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    This left the issue of the ferals, a necessary part of coop biosecurity. We wanted them to patrol the indoor coop occasionally when the hens are out in the future run, and also to scour the outdoor run when the hens were confined. We also knew that the hens would need ventilation in the warmer months and a csoy venue during the arctic blasts of our winters. We talked a lot about this, and designed a porch on the aisleway side, after we made a door for the coop out of scrap wood, old panelling and glass. Originally we had used tempered glass in this door, but when we installed the *last* screw, the pressure travelled to a corner of the glass, shattering it. So I gave in, and had a piece of plexiglass cut at the hardware store. It seemd extravagant, but we were doing well regarding cost, and the trend would continue! We primed it white in the basement workship and carted it to the barn on a bonechilling February day, and thank goodness it fit!
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    At this point we forged ahead with the porch, after buying some 1/2 inch hardware cloth. We also needed some studs by then, and the 8' lengths were on sale for $2.22 Cdn, which isn't bad. It means the hardware cloth will ventilate the coop when the inside door is open and the outside door is closed. A cross-breeze will flow across the coop during the day, and this is also when the horse is out of the barn. The cats are excluded and the hens can go about their business in the coop, which I hope involves copious laying.
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    Since we wanted the coop to be free of cats, especially tomcats, we've been keeping the porch closed so that they learn to stay out while we finish the reno.
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    This allowed us to focus on the inside of the coop. We had been working mostly in the basement of the house with a warm fire roaring. This meant endless trips back and forth to fit things, but in time we made huge progress. We started by making a mirror out of old medicine cabinet panels and fitting it at a right angle to the north window of the coop. I'm sure it nearly doubles the natural light. The platform under the windor and mirror is 59" long and 11" wide and is 29" above floor level. The hens will access the platfor via the ramp and will exit through a chicken door to an outdoor platform in the biosecure run.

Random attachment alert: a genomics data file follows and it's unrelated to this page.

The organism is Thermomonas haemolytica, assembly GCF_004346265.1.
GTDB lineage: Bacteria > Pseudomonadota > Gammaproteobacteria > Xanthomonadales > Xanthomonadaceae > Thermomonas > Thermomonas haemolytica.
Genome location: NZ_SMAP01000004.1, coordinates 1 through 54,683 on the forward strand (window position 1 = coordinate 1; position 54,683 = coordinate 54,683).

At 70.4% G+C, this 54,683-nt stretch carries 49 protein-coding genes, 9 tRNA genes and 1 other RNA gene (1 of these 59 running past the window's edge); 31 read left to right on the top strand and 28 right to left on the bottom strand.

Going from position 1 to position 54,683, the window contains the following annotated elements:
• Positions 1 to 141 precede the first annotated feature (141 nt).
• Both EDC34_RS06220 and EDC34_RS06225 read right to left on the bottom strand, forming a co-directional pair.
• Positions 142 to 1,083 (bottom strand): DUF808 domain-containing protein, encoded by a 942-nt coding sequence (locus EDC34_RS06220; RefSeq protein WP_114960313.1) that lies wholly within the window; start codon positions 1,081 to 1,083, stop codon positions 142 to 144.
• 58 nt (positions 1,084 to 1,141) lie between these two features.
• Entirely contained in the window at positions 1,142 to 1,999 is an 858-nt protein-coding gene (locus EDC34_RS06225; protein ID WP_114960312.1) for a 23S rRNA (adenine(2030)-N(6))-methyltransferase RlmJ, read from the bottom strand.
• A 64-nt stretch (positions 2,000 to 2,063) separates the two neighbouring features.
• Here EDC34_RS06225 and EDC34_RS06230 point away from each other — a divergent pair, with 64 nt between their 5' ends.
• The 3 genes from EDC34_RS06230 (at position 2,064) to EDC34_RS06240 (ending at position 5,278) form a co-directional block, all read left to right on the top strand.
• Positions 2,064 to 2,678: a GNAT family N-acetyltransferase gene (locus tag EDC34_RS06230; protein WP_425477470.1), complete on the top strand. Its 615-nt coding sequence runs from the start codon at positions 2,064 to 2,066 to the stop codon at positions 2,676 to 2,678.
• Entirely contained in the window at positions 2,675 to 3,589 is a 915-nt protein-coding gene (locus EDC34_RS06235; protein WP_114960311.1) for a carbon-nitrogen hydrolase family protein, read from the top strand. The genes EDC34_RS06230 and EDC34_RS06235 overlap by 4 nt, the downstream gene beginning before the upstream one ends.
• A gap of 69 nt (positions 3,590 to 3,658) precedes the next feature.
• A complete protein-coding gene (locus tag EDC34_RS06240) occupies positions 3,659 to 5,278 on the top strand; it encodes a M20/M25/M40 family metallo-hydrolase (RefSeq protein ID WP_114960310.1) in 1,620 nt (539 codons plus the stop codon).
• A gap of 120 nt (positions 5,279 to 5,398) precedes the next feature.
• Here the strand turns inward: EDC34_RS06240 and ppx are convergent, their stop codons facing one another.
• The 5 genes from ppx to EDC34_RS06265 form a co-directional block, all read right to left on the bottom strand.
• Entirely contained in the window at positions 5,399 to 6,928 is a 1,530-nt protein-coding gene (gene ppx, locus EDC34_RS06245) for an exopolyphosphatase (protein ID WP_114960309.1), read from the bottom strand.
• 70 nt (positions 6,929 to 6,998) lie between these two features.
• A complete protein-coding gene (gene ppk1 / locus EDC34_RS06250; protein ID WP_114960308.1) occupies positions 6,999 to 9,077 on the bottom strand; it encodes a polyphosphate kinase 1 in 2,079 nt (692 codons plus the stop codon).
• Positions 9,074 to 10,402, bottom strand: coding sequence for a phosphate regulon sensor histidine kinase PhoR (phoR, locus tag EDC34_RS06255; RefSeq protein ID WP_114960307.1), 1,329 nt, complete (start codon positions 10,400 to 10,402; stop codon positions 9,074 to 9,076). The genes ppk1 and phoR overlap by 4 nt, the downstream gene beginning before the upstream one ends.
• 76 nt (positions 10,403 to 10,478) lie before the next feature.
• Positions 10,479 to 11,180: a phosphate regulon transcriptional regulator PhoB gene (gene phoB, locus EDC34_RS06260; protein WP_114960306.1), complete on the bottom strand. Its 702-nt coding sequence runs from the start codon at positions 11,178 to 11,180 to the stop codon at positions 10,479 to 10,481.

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    By late February we were able to contribute about four hours daily, and the weather was not kind. We were in the middle of seven snowstorms in six weeks, so you know how we spent the rest of our time!
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    We also framed in a future chicken door, though we did not breach the outer wall of the barn. We'll do that in warmer weather. The chicken door has to be above the concrete foundation which is now insulated, taped and covered with reclaimed panelling
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    It was also time to use the workshop to design nest boxes, which are approsimately 15.5" square, each and a foot off the floor at perch level. We knew we wanted big hens, maybe Leghorns, Chanteclers or Rhode Island Reds, but the co-op owner hadn't heard from the breeder yet and he knew he wouldn't until a successful hatch was begun in the last week of April culminating in chicks by the 15th May, hopefully. So we designed for big girls and planned to use hay as bedding so we shaped the boxes to accept the flakes. We also designed a stand to take the box, creating it against the bottom of the nest boxes and it worked well, so when we eventually had the boxes in the barn they slipped into position. We have used screws rather than nails throughout the reno, so that we can redesign, replace old parts or investigate wallspace that might get infested with insects or rodents. We are hopeful that the cats, 25 in all, will keep the rodents away.
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    On to building a ramp, and since we had some antique barn board made of eastern cedar, we sanded two planks and crossed them with scrap strips for grip. easy stuff, and a couple of hinges later we had a ramp that could be lifted out of the way when you wanted to clean underneath. You can see a platform we built by the window, and the concrete wall under is is fully insulated. The floor is covered by 2" thick planks from the former stall.
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    The roost is higher than the nest boxes and the platform above the ramp so we've located them 32.5" high on one level to discourage dominance spats. When completed they'll have a droppings shelf for ease of cleaning, and we'll use DE, Stable Boy and a bit of peat moss on that shelf for odor control and so that the droppings can be scraped daily into a bucket. We also use a scraper to keep the roosts clean.
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    Of course they grew, and it got warmer.

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  1. lwiese58
    I like what you did! Looks like a terrifically convenient arrangement!